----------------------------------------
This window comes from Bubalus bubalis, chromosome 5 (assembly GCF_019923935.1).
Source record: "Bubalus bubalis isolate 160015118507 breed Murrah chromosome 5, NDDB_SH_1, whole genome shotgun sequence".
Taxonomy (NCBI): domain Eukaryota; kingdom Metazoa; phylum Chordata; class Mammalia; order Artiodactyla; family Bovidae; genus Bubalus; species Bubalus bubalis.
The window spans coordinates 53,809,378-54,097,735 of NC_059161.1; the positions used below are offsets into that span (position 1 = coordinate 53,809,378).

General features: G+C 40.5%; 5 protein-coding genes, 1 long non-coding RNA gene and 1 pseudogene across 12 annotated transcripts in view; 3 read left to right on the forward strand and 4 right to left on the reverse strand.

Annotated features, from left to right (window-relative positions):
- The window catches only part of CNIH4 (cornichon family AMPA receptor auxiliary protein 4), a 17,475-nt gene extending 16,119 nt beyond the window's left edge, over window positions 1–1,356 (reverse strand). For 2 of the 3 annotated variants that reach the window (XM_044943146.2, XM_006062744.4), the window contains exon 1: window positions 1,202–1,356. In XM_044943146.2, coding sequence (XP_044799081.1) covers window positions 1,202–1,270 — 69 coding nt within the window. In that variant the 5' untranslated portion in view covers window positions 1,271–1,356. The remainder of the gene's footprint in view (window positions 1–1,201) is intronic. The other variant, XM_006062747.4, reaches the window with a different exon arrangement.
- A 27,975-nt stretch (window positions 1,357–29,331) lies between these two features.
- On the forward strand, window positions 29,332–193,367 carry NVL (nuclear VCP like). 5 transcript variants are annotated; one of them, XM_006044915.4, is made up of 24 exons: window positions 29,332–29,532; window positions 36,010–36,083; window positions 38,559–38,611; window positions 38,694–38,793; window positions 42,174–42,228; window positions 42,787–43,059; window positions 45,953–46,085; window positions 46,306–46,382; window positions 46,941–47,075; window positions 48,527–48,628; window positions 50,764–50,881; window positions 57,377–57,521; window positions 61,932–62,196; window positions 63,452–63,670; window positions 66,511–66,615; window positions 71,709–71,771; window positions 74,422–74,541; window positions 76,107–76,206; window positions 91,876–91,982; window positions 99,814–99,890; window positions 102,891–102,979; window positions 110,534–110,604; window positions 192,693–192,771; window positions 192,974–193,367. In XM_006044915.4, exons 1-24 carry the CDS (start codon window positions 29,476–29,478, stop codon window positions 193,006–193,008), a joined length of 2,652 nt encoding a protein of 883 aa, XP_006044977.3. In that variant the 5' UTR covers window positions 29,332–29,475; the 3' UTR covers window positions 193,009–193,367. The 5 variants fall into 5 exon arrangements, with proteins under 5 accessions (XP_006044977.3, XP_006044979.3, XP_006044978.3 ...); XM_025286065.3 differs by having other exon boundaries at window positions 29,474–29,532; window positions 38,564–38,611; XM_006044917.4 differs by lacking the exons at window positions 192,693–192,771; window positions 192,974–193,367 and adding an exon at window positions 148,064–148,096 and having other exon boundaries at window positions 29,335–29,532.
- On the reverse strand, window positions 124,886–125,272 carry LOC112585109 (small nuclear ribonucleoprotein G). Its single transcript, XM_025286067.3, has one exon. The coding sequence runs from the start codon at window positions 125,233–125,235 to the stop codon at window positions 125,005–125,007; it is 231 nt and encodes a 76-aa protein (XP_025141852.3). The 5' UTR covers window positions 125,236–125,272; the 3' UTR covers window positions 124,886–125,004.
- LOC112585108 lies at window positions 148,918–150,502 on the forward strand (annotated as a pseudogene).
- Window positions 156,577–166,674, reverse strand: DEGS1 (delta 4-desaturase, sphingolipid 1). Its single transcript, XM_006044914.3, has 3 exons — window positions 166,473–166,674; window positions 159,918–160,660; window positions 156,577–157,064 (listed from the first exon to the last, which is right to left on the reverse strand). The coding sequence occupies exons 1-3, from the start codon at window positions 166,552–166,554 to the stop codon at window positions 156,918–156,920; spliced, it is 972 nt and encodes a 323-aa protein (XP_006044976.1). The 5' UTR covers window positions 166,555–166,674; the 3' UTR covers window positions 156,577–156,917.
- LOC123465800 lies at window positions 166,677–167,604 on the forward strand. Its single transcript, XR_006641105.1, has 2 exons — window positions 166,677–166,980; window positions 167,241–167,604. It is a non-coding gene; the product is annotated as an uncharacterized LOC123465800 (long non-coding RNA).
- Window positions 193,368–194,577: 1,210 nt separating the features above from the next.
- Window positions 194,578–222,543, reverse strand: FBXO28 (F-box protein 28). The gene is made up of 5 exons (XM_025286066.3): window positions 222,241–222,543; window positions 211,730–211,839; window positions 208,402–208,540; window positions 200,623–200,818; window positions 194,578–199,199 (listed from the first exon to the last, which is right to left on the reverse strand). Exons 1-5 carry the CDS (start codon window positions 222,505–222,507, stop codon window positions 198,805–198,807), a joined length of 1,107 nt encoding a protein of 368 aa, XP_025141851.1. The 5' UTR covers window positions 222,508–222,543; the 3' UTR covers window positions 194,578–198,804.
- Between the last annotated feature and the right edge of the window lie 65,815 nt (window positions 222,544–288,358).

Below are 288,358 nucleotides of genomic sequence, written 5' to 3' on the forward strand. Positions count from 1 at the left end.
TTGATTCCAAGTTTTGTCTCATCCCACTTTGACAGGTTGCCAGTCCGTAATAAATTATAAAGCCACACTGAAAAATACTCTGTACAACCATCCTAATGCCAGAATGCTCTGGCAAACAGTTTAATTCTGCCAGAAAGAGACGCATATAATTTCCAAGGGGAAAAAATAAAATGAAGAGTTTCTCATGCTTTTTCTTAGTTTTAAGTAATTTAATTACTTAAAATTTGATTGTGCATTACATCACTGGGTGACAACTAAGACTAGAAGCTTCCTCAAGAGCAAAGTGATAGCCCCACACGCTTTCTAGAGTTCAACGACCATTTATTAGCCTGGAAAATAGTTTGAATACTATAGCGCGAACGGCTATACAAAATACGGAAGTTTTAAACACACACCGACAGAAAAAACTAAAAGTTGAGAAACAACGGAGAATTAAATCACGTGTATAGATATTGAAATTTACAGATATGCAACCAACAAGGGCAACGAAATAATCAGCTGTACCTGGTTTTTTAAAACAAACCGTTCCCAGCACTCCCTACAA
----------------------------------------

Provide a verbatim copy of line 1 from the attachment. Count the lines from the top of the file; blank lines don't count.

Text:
This window comes from Bubalus bubalis, chromosome 5 (assembly GCF_019923935.1).